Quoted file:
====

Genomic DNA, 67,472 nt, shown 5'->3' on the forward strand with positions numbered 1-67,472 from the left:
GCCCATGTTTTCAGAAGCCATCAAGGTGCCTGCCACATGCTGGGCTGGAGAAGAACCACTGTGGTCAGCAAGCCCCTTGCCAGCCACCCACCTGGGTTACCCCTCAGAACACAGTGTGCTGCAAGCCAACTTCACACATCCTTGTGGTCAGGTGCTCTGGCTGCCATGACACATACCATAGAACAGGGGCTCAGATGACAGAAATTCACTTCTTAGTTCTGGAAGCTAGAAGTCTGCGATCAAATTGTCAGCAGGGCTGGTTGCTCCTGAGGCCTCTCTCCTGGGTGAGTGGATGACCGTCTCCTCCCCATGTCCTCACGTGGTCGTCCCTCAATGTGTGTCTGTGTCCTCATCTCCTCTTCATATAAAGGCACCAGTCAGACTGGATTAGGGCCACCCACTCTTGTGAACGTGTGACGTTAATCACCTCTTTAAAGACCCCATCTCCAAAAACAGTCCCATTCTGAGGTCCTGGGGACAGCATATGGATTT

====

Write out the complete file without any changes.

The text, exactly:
Genomic DNA, 67,472 nt, shown 5'->3' on the forward strand with positions numbered 1-67,472 from the left:
GCCCATGTTTTCAGAAGCCATCAAGGTGCCTGCCACATGCTGGGCTGGAGAAGAACCACTGTGGTCAGCAAGCCCCTTGCCAGCCACCCACCTGGGTTACCCCTCAGAACACAGTGTGCTGCAAGCCAACTTCACACATCCTTGTGGTCAGGTGCTCTGGCTGCCATGACACATACCATAGAACAGGGGCTCAGATGACAGAAATTCACTTCTTAGTTCTGGAAGCTAGAAGTCTGCGATCAAATTGTCAGCAGGGCTGGTTGCTCCTGAGGCCTCTCTCCTGGGTGAGTGGATGACCGTCTCCTCCCCATGTCCTCACGTGGTCGTCCCTCAATGTGTGTCTGTGTCCTCATCTCCTCTTCATATAAAGGCACCAGTCAGACTGGATTAGGGCCACCCACTCTTGTGAACGTGTGACGTTAATCACCTCTTTAAAGACCCCATCTCCAAAAACAGTCCCATTCTGAGGTCCTGGGGACAGCATATGGATTT